Learning "On The Job"

If you had to take a guess as to the source of my adhesion problems, would you say it is because of my pretreatment methods?


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Q. I work for an automotive performance shop in the U.S. The company has been expanding its offered services, and we have been powder coating for close to a year now. I have been, more or less, put in charge of all things concerning powder coating, and I honestly don’t have the knowledge that I feel I should. My training was “on the job” and given to me by someone who I believe did not really know what he was doing.

All I have at the moment is a small Nordson manual gun (gravity fed, small funnel). I am lucky enough to have three ovens at my disposal, a small one the size of a mini-fridge, a medium oven sized like a refrigerator, and a large oven a good 8 ft tall and almost 20 ft deep, and pretty wide (we did a ‘67 Chevelle chassis recently, so it’s not small!).

However, I am personally very displeased with the results of my powder coating. The paint looks good—the coverage is very even and smooth and it looks lovely. However, the paint is not tough at all. It chips very easily and doesn’t seem to adhere to the metal very well. The vast majority of parts that I powder coat are steel, aluminum, or chrome-alloy. Smooth aluminum seems to cause the worst problems. I believe that my preparation work is the root of my issues. I try to have my customers bring me sandblasted parts, but this is not always the case. I only have acetone to clean parts with, but I read that zinc or iron phosphate should be used. However, I don’t have enough pull in the company to dictate what equipment I have at my disposal, so I am somewhat at the mercy of my superiors.

If you had to take a guess as to the source of my adhesion problems, would you say it is because of my pretreatment methods? I really would like to resolve this problem. I want to be able to present my customers with a quality product.

In addition, I also think I may be having problems with the powder itself. Storage is poor in terms of the temperature and surroundings, and I think that a lot of the powder is simply old. Some of the powder that I have to use is probably 6 months old, if not older. B. A.

 

A. You are a wise man to admit that you may not have all the knowledge you need to perform your job properly. Most people prefer to be “know-it-alls.” I know that I am learning something new all the time. This is what makes life interesting. I often tell my customers; “I am not smarter than you, I just did this before.”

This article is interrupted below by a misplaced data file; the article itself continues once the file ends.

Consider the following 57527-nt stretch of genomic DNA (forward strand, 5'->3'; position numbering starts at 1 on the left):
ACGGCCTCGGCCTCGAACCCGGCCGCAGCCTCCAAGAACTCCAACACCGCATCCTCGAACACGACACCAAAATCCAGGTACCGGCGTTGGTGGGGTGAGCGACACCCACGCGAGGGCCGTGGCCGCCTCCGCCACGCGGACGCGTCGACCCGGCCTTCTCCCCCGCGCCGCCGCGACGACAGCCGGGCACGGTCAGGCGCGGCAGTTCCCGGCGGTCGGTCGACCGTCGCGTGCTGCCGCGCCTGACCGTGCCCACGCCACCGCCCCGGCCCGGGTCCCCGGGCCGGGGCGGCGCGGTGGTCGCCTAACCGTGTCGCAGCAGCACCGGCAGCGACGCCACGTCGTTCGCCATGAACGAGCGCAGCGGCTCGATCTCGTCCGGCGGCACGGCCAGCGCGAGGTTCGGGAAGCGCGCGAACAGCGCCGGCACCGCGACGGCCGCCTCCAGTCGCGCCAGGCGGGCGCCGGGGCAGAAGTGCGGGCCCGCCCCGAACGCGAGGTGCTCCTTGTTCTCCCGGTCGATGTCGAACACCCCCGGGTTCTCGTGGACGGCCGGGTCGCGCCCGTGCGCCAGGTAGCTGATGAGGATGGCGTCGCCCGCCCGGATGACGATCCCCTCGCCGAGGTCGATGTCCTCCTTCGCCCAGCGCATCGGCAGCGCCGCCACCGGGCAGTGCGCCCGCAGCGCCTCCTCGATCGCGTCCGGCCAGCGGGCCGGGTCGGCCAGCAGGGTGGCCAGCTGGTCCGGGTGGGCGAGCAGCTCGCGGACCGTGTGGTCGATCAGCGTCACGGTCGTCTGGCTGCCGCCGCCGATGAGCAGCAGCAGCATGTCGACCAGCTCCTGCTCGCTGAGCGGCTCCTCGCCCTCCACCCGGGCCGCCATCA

First, let’s address your training issues. There are numerous classes offered by various trade groups and organizations across the U.S. The best and most comprehensive is the “Two-Day Hands-On Training” offered by the Powder Coating Institute. This course is commercial-free, and offers the most information and the best textbook—Powder Coating: The Complete Finisher’s Handbook.

As for the quality of the powder coating you are currently performing, I recommend the following procedure: 

 

  1. All parts must be cleaned before coating. Usually media blasting or chemical cleaning agents work the best. Solvents like acetone will melt and dilute greases and oils but have no effect on other soils. Also, if you don’t change your cleaning rag often, you will just smear these oils all over the part. Without complete cleaning of the part surface before powder coating you cannot guarantee proper adhesion.
  2. The part surface needs to have some surface roughness (tooth) for the coating to bite onto. This can be accomplished by the mechanical methods (media blasting, sanding, wire brushing, etc.) used to clean the parts. You can also get this surface roughness chemically by using iron phosphate, etching, pickling, chromating, or other conversion coatings.
  3. Improvements to corrosion resistance can be accomplished by using iron phosphate or zinc phosphate on ferrous substrates, conversion coatings on aluminum substrates, or zirconium coatings on most all substrates. Zinc-rich epoxy primers also help improve corrosion resistance on ferrous substrates.
  4. Powder coating thickness control is key to coating performance, as well. Too thin, and the coating will not protect the surface as expected. Too thick, and it becomes brittle. Follow the coating supplier’s guidelines, and you won’t go wrong.
  5. The coating must be fully cured to ensure that all the coating properties are developed in the resultant film. If the powder is not fully cured, it will chip, flake, have adhesion failures, corrode more quickly, and soften when exposed to chemicals. An under-cured powder coating will often look the same as a fully-cured powder coating, so check the coating using MEK and a cotton swab to determine cure. Soak the swab in MEK and rub it on the cured powder coating using moderate pressure. Count the double rubs (a double rub is one back and forth motion of the cotton swab) to determine cure. Most cured powder coatings will withstand at least 50 double rubs without softening or coating removal. Check with the coating supplier for the number of double rubs to expect on a fully cured coating. By the way, perform this test in a hidden area that your customer will not see, as the test can change the gloss of the coating.

Finally, toss out any powder that is past its expiration date. Most powder coatings will have a one -year shelf life if stored in an area that controls temperature to under 70°F and relative humidity to less than 40%. If the powder is stored in an environment that is above these thresholds, then shelf life is dramatically reduced (to approximately three to six months). Low-temperature cure powder coatings are even more influenced by temperature, so these have even shorter shelf life. I always say: “When in doubt, throw it out.”

 

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